Rationality and the Good: Critical Essays on the Ethics and Epistemology of Robert Audi

By Mark Timmons; John Greco et al. | Go to book overview

11
Audi on Nondoxastic Faith

WILLIAM P. ALSTON


I

In several publications1 Audi has presented and defended a conception of propositional faith, faith that so-and-so, such as faith that God exercises providence over our lives, that is different from belief that so-and-so, and hence is termed nondoxastic faith (hereinafter ‘NDF’). He argues that philosophers concerned with the cognitive side of religious faith have focused too exclusively on religious belief. He does not deny that belief has a place there, but he insists that religious propositional faith also takes at least one other form, a nondoxastic form, which he is concerned to delineate and to display its important role in the religious life.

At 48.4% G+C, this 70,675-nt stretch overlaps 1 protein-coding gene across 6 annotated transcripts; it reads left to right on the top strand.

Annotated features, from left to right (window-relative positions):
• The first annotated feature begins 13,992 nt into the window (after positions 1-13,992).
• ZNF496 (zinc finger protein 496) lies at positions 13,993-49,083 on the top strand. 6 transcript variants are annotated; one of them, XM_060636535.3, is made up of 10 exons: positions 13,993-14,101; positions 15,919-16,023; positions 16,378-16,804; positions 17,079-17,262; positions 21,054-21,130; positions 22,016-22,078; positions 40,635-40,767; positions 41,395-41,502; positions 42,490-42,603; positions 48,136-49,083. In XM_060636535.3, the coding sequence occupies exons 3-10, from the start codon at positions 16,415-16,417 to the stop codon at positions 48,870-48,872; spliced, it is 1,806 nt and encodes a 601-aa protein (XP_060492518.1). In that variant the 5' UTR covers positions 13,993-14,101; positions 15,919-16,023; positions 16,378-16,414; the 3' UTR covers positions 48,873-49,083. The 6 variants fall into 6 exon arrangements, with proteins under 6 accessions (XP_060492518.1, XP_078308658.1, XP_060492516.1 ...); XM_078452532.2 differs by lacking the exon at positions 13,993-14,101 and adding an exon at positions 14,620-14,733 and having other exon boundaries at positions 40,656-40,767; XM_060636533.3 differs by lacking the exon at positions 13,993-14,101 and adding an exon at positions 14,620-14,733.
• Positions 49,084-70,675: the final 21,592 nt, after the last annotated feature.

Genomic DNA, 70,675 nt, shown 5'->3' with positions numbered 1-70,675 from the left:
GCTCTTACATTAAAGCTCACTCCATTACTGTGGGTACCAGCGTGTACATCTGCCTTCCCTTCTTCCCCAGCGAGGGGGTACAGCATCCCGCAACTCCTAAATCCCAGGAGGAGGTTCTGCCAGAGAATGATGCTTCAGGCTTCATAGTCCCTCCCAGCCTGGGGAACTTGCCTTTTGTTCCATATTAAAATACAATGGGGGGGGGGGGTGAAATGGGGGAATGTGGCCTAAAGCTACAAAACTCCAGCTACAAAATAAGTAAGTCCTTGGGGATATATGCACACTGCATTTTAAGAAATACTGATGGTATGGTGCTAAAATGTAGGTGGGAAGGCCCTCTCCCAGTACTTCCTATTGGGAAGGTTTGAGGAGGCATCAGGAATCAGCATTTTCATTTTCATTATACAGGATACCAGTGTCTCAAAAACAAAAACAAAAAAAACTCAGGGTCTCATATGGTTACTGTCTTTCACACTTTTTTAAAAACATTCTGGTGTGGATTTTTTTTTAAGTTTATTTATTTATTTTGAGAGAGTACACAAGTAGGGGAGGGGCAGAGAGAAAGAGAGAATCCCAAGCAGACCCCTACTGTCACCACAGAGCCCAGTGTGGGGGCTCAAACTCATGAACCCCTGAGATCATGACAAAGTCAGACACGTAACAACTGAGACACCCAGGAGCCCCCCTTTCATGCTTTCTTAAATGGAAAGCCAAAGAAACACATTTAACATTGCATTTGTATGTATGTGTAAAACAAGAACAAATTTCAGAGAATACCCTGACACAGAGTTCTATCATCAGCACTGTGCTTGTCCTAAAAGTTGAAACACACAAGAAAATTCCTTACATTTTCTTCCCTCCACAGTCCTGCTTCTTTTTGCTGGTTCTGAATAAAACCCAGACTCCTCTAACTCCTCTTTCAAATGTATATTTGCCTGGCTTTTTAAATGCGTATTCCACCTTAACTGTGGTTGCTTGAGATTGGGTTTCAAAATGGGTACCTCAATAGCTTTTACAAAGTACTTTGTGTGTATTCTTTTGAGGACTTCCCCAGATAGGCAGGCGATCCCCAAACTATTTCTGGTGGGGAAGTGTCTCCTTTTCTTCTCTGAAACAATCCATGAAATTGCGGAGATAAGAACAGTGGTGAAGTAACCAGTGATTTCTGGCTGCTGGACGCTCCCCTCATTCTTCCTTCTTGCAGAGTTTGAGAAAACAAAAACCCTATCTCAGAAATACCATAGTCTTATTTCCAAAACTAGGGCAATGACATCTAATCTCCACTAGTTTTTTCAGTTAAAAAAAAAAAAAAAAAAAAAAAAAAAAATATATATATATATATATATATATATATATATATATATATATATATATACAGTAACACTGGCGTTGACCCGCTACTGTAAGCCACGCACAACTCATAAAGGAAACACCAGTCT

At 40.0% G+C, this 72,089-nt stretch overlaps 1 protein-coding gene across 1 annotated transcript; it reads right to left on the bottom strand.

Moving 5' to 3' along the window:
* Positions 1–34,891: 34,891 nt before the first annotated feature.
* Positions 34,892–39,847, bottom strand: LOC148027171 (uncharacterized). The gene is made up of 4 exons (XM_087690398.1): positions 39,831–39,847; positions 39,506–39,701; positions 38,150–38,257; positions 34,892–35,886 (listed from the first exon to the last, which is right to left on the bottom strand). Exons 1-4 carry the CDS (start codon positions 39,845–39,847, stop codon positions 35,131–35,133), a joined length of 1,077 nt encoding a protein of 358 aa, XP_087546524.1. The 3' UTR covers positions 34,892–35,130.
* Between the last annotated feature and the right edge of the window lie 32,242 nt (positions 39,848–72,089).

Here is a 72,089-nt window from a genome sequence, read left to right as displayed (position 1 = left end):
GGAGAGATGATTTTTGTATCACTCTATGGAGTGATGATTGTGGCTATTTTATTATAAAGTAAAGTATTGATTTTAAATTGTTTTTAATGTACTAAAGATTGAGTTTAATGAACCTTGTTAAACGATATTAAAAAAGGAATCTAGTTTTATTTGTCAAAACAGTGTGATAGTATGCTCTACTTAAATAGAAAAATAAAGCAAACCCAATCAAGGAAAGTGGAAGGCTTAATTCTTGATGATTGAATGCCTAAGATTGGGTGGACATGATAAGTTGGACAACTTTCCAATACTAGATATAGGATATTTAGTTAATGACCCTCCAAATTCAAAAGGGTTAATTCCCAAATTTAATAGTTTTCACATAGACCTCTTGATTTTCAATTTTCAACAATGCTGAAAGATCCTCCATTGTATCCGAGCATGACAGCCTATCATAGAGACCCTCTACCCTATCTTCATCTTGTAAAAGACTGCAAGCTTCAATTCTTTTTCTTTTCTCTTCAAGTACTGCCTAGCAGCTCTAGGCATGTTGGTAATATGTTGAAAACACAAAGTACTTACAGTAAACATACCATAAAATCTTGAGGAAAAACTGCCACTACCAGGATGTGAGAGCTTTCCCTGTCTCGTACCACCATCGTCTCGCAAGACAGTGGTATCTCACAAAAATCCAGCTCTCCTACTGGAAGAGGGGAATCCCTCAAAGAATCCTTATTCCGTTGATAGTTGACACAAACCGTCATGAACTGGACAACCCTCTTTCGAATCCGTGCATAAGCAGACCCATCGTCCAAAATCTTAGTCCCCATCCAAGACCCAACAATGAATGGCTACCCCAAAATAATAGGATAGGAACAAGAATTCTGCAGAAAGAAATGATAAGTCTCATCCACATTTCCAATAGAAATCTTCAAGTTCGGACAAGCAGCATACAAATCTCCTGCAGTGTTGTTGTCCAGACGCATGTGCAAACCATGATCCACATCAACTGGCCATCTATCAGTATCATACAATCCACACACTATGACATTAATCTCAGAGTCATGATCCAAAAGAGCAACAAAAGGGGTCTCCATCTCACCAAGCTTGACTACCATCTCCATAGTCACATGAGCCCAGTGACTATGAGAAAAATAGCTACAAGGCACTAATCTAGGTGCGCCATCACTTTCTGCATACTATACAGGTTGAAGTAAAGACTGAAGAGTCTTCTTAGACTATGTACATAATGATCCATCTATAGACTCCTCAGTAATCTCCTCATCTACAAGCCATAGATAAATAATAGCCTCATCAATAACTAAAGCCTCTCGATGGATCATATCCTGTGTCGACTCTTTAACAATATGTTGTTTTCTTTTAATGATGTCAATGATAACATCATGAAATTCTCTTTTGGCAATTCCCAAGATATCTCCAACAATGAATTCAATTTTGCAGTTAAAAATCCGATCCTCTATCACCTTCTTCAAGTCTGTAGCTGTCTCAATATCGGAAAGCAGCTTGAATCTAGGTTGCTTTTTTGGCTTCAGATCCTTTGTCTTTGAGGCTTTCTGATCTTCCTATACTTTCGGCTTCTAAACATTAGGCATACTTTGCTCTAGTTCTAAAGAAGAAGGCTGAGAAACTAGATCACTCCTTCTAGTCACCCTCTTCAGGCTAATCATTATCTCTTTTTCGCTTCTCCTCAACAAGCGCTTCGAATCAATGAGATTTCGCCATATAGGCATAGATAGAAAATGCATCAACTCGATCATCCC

At least one powerful critique of Audi on this point has sought to strike at the heart of his position by denying both that something other than belief can play the cognitive role in religious faith that Audi assigns it and that where Audi finds NDF it is really belief that, contrary to his asseverations, is what is within his sights.2 My critique will be less radical than this. I agree with Audi that there is a kind of positive attitude toward religious, and other, propositions, that is distinct from belief, the religious form of which can do pretty much the same job in religion that religious belief does. Where I dissent from him is in denying that he has sufficiently identified this nondoxastic propositional attitude. It’s not that he has said too little about it. On the contrary, as I shall show, he says a great deal. But (1) I am at a loss to find any propositional attitude that satisfies all of his specifications; (2) Even if I take some subset of those specifications, it seems to me to fall short of supplying an adequate identification of anything that satisfies all of them. They leave it mysterious what it is, if anything, that fits all of these descriptions; and finally, (3) I do have a candidate that we can characterize enough to be sure that there is such a thing and what thing it is, and that is a nondoxastic positive propositional attitude toward religious and other propositions. This is what I call acceptance, following Cohen 1992 though with some differences. My contention will be that acceptance does most of what Audi is looking for with his NDF, that it provides an unquestionably genuine propositional attitude

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